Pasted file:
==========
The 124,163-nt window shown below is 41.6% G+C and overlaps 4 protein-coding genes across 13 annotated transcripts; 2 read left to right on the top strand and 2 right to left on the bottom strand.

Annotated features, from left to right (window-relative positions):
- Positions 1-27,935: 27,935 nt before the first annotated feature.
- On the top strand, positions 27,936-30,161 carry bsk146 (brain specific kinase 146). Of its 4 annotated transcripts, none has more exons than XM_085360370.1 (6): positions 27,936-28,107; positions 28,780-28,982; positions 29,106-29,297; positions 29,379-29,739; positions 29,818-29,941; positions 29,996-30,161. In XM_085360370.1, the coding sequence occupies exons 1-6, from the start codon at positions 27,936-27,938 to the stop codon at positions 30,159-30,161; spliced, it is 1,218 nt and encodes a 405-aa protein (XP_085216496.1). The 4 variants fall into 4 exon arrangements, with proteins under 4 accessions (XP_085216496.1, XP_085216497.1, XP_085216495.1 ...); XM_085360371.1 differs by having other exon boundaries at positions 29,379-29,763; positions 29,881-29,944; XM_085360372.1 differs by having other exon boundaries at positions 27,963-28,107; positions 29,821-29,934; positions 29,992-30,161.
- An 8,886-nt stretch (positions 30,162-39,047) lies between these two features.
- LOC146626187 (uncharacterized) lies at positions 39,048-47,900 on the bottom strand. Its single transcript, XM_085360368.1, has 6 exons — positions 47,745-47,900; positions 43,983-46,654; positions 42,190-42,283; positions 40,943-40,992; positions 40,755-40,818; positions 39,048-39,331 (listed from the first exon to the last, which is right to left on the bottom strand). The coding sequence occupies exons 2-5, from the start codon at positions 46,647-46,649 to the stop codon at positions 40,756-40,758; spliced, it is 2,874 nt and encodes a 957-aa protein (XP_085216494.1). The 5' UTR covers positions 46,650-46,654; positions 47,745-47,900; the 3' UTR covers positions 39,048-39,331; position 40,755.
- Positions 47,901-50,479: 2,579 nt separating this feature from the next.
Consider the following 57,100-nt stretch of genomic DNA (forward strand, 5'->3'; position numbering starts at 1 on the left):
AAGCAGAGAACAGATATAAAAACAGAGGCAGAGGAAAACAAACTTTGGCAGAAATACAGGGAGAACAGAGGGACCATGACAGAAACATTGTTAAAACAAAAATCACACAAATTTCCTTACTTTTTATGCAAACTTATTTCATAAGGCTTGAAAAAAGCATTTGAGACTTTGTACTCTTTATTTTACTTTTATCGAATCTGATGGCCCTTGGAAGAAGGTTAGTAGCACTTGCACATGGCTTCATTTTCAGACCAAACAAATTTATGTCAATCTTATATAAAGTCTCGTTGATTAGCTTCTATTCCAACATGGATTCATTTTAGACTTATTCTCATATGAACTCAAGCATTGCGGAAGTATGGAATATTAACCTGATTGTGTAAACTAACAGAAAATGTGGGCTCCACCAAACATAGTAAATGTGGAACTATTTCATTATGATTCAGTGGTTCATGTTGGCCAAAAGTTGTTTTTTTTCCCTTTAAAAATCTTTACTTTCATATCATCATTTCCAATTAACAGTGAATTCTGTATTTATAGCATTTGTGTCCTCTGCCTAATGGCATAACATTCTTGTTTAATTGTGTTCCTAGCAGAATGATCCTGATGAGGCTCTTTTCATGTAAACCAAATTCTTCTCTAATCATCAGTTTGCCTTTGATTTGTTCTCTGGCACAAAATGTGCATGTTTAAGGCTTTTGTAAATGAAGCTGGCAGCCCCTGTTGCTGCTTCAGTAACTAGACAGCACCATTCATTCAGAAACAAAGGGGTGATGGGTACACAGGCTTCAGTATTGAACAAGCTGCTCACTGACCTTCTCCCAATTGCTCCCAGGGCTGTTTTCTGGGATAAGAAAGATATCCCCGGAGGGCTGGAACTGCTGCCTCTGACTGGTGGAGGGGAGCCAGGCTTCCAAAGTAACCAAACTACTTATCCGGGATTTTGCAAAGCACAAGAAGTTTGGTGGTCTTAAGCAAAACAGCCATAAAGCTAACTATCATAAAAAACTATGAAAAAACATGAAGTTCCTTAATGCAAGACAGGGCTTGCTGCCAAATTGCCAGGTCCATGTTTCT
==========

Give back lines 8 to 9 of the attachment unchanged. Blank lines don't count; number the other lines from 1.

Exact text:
Consider the following 57,100-nt stretch of genomic DNA (forward strand, 5'->3'; position numbering starts at 1 on the left):
AAGCAGAGAACAGATATAAAAACAGAGGCAGAGGAAAACAAACTTTGGCAGAAATACAGGGAGAACAGAGGGACCATGACAGAAACATTGTTAAAACAAAAATCACACAAATTTCCTTACTTTTTATGCAAACTTATTTCATAAGGCTTGAAAAAAGCATTTGAGACTTTGTACTCTTTATTTTACTTTTATCGAATCTGATGGCCCTTGGAAGAAGGTTAGTAGCACTTGCACATGGCTTCATTTTCAGACCAAACAAATTTATGTCAATCTTATATAAAGTCTCGTTGATTAGCTTCTATTCCAACATGGATTCATTTTAGACTTATTCTCATATGAACTCAAGCATTGCGGAAGTATGGAATATTAACCTGATTGTGTAAACTAACAGAAAATGTGGGCTCCACCAAACATAGTAAATGTGGAACTATTTCATTATGATTCAGTGGTTCATGTTGGCCAAAAGTTGTTTTTTTTCCCTTTAAAAATCTTTACTTTCATATCATCATTTCCAATTAACAGTGAATTCTGTATTTATAGCATTTGTGTCCTCTGCCTAATGGCATAACATTCTTGTTTAATTGTGTTCCTAGCAGAATGATCCTGATGAGGCTCTTTTCATGTAAACCAAATTCTTCTCTAATCATCAGTTTGCCTTTGATTTGTTCTCTGGCACAAAATGTGCATGTTTAAGGCTTTTGTAAATGAAGCTGGCAGCCCCTGTTGCTGCTTCAGTAACTAGACAGCACCATTCATTCAGAAACAAAGGGGTGATGGGTACACAGGCTTCAGTATTGAACAAGCTGCTCACTGACCTTCTCCCAATTGCTCCCAGGGCTGTTTTCTGGGATAAGAAAGATATCCCCGGAGGGCTGGAACTGCTGCCTCTGACTGGTGGAGGGGAGCCAGGCTTCCAAAGTAACCAAACTACTTATCCGGGATTTTGCAAAGCACAAGAAGTTTGGTGGTCTTAAGCAAAACAGCCATAAAGCTAACTATCATAAAAAACTATGAAAAAACATGAAGTTCCTTAATGCAAGACAGGGCTTGCTGCCAAATTGCCAGGTCCATGTTTCT